With gallery view, you see up to 49 meeting participants at once, rather than the default 25, depending on your device.
With the Zoom mobile app on Android and iOS, you can start or join a meeting. By default, the Zoom mobile app displays the active speaker view. If one or more participants join the meeting, you will see a video thumbnail in the bottom-right corner. You can view up to four participants' video at the same time.
If you want to view 49 people, you will need the Zoom desktop client for macOS or Windows. Once you have the desktop app installed on your computer, you must go to Settings and click Video to display the video settings page. Then, enable the option "Display up to 49 participants per screen in Gallery View".
Did you know that you can not only share your screen (smartphone and desktop) but also pause your screen sharing? Simply press Pause Share when you don’t want your meeting participants to watch you mess around your presentation slides. Learn more here.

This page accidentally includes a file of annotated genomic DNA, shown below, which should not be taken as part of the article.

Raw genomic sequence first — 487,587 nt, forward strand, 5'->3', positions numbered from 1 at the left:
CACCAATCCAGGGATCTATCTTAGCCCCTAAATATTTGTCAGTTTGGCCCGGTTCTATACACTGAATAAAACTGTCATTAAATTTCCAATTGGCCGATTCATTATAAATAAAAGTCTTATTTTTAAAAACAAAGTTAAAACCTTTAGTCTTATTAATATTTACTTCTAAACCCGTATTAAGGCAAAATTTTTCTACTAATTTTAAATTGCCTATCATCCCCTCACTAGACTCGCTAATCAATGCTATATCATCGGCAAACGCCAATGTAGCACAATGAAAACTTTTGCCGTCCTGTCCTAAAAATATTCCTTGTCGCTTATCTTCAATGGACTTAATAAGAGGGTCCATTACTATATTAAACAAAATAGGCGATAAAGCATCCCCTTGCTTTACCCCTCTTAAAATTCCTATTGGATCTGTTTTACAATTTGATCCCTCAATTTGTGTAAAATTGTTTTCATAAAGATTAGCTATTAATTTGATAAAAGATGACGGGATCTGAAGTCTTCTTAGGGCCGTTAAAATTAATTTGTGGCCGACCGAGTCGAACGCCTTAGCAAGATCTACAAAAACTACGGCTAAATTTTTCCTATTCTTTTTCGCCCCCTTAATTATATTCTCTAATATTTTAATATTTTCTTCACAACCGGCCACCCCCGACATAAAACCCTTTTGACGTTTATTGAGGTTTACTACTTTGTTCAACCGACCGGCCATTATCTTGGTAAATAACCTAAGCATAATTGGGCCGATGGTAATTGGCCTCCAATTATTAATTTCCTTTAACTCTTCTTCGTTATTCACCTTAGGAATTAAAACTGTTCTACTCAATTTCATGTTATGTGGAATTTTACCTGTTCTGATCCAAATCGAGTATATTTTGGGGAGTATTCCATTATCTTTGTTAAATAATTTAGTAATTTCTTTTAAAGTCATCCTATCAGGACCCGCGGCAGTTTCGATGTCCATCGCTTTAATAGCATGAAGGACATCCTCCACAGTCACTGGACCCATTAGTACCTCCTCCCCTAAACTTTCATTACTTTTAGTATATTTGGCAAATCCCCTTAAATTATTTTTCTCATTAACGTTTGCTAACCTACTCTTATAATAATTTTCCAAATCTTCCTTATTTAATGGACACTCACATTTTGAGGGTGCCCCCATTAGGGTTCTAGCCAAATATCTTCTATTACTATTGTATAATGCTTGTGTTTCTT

You can share files directly from your phone while in the meeting and use the whiteboarding feature on your phone by writing comments with your finger. To annotate while viewing someone else's shared screen, select View Options from the top of the Zoom window, and then choose Annotate. A toolbar will appear with all your options for annotating - such as text, draw, arrow, and so on.
I've zoom to conduct 1-on-1 meetings, to present training sessions to large and small groups, to talk with my family members and to connect with my friends.
I hope this helps.
This is a picture of me in Georgia preparing to present a motivational message to a high school in Mississippi.
~ I'm rooting for you,
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Angela M. Odom is a Mom. Leadership Coach, Lead Strategist, and Founder of The Better U Project, LLC. Proud Army Veteran. Published Author. Collaborator. Business Owner. Sought After Speaker. Life longer learner. Self-proclaimed Nice Lady who is always in search of Good Belly-Aching Laughter
P.S. I pulled together resources from various spots on the internet.